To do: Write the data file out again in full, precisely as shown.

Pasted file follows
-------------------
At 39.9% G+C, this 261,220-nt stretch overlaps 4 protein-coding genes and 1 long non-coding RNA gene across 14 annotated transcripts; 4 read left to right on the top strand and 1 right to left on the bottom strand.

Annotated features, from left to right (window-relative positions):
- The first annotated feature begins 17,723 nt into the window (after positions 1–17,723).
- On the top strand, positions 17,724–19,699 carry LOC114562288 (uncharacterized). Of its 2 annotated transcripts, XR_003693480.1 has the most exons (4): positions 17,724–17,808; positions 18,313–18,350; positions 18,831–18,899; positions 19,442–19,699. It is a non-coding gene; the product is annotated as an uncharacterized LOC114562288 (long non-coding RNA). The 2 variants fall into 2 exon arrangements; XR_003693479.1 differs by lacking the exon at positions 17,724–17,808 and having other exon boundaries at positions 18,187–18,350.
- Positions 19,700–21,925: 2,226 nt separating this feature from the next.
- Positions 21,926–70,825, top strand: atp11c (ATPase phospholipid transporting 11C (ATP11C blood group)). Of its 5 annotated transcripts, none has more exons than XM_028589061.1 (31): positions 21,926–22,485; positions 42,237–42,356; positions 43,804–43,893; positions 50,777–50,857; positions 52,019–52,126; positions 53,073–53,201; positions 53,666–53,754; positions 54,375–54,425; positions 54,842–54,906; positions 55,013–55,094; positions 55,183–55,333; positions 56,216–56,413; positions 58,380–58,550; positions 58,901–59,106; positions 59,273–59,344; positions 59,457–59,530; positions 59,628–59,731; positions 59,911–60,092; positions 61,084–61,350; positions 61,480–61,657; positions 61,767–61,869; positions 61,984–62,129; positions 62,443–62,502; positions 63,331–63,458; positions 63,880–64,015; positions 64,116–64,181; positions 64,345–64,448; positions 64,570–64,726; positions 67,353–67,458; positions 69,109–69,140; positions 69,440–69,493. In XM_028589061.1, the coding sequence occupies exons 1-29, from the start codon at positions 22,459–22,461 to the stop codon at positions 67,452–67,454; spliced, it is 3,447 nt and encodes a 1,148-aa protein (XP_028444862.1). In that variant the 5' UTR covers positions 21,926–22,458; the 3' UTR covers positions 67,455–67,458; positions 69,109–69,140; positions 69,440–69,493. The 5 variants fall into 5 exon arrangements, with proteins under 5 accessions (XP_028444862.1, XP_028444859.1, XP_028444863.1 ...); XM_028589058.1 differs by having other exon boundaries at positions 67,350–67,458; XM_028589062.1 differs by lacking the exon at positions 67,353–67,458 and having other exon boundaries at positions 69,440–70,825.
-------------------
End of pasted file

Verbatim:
At 39.9% G+C, this 261,220-nt stretch overlaps 4 protein-coding genes and 1 long non-coding RNA gene across 14 annotated transcripts; 4 read left to right on the top strand and 1 right to left on the bottom strand.

Annotated features, from left to right (window-relative positions):
- The first annotated feature begins 17,723 nt into the window (after positions 1–17,723).
- On the top strand, positions 17,724–19,699 carry LOC114562288 (uncharacterized). Of its 2 annotated transcripts, XR_003693480.1 has the most exons (4): positions 17,724–17,808; positions 18,313–18,350; positions 18,831–18,899; positions 19,442–19,699. It is a non-coding gene; the product is annotated as an uncharacterized LOC114562288 (long non-coding RNA). The 2 variants fall into 2 exon arrangements; XR_003693479.1 differs by lacking the exon at positions 17,724–17,808 and having other exon boundaries at positions 18,187–18,350.
- Positions 19,700–21,925: 2,226 nt separating this feature from the next.
- Positions 21,926–70,825, top strand: atp11c (ATPase phospholipid transporting 11C (ATP11C blood group)). Of its 5 annotated transcripts, none has more exons than XM_028589061.1 (31): positions 21,926–22,485; positions 42,237–42,356; positions 43,804–43,893; positions 50,777–50,857; positions 52,019–52,126; positions 53,073–53,201; positions 53,666–53,754; positions 54,375–54,425; positions 54,842–54,906; positions 55,013–55,094; positions 55,183–55,333; positions 56,216–56,413; positions 58,380–58,550; positions 58,901–59,106; positions 59,273–59,344; positions 59,457–59,530; positions 59,628–59,731; positions 59,911–60,092; positions 61,084–61,350; positions 61,480–61,657; positions 61,767–61,869; positions 61,984–62,129; positions 62,443–62,502; positions 63,331–63,458; positions 63,880–64,015; positions 64,116–64,181; positions 64,345–64,448; positions 64,570–64,726; positions 67,353–67,458; positions 69,109–69,140; positions 69,440–69,493. In XM_028589061.1, the coding sequence occupies exons 1-29, from the start codon at positions 22,459–22,461 to the stop codon at positions 67,452–67,454; spliced, it is 3,447 nt and encodes a 1,148-aa protein (XP_028444862.1). In that variant the 5' UTR covers positions 21,926–22,458; the 3' UTR covers positions 67,455–67,458; positions 69,109–69,140; positions 69,440–69,493. The 5 variants fall into 5 exon arrangements, with proteins under 5 accessions (XP_028444862.1, XP_028444859.1, XP_028444863.1 ...); XM_028589058.1 differs by having other exon boundaries at positions 67,350–67,458; XM_028589062.1 differs by lacking the exon at positions 67,353–67,458 and having other exon boundaries at positions 69,440–70,825.